New Sustainable Ports Program To Reduce Carbon Emissions and Environmental Pollution

The volume of world trade has skyrocketed over the past 50 years, fueled by by technological and geopolitical change. The largest trading nation in the world, the U.S., and U.S. ports, have played a central, pivotal role in that growth.

The Port of Los Angeles receives a grant in the EPA's new program for sustainable portsOverseen and managed by state and local governments and agencies, the 360 U.S. ports are mainstays of local and regional economies and employment, as well as international trade in goods and services. They typically aren’t healthy places to live or work, and their social and environmental impacts extend far beyond their geographic boundaries. The U.S. Environmental Protection Agency (EPA) aims to change that.

Over the past eight months the EPA has engaged port businesses, local communities, government agencies and academic specialists around the U.S. in a national dialogue with the aim of identifying and implementing initiatives to reduce greenhouse gas emissions and environmental pollution from ports. The effort is bearing fruit today in Washington, D.C., where the EPA is hosting the inaugural Advancing Sustainable Ports Summit.

U.S. ports, trade and employment

International trade growth and sustainable ports

Connecting U.S. businesses of all shapes and sizes to global markets, the 360 U.S. ports are vital to trade, commerce, local and regional economies. According to the American Association of Port Authorities (AAPA):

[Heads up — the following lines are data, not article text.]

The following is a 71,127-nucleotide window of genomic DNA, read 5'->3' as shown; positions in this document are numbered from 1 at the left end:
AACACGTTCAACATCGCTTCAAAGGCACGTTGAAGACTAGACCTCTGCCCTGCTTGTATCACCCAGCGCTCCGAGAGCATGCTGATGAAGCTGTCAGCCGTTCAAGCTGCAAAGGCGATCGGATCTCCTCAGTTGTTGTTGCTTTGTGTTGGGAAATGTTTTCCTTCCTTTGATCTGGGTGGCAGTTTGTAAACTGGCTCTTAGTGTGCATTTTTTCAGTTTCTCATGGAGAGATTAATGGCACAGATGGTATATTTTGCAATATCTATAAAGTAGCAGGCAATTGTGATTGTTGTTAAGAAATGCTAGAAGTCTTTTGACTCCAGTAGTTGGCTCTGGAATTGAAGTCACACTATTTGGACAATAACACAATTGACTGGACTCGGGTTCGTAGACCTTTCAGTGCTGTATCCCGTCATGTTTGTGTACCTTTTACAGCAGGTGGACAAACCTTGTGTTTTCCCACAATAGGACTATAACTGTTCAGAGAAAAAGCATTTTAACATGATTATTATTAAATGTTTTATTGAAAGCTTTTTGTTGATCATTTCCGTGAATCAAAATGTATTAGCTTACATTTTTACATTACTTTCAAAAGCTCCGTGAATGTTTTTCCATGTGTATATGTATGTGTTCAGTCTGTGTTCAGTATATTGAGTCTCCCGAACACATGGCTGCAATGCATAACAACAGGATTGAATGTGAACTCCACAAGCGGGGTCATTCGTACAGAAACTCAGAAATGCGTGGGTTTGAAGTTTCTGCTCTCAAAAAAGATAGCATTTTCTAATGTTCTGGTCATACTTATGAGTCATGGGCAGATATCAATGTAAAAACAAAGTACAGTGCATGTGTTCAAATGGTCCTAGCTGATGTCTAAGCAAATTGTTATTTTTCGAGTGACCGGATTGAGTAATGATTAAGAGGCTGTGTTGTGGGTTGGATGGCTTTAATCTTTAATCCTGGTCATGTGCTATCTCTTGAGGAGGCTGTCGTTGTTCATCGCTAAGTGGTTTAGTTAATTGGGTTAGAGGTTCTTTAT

• U.S. seaports are responsible for moving more than 99% of the country’s overseas cargo by volume, and 65 percent by value.
  • Each of the 50 U.S. states relies on at least 15 seaports to handle its imports and exports, which total more than $3.8 billion worth of goods moving in and out of U.S. seaports each day.
  • U.S. seaports handle more than 2 billion tons of domestic, import and export cargo annually.
  • The value of all international trade (goods and services by land, air and sea) accounts for nearly 30 percent of the U.S. GDP. That value, which was 13 percent in 1990, is forecast to increase to the equivalent of 37 percent by 2015 and 60 percent by 2030.

Furthermore, according to U.S. Census statistics, the value of international goods shipped through U.S. seaports totaled $1.73 trillion in 2011, the AAPA highlights, “representing more than 11 percent of the total U.S. GDP.”  That doesn’t include the value of the estimated 1 billion tons a year of domestic cargo moved that flows through U.S. seaports, “the value of cargo handling services, or the cruise industry impacts.”

The economic impact of U.S. ports is only expected to grow.

The U.S. Department of Transportation projects that freight moved through U.S. ports will increase by over 50 percent by 2020 as compared to 2001, with the volume of international container traffic more than doubling.

U.S. ports are also mainstays of employment and job creation. According to the Social Security Administration, in 2007 U.S. imports and exports of goods and services supported some 13.3 million U.S. jobs in 2007 with an average pay of around $49,000 a year, about $12,000 a year more than average U.S. wages.